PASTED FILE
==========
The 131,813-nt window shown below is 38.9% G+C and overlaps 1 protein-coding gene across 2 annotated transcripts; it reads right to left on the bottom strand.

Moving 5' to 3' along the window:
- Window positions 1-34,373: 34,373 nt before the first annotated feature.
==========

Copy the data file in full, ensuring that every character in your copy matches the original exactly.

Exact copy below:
The 131,813-nt window shown below is 38.9% G+C and overlaps 1 protein-coding gene across 2 annotated transcripts; it reads right to left on the bottom strand.

Moving 5' to 3' along the window:
- Window positions 1-34,373: 34,373 nt before the first annotated feature.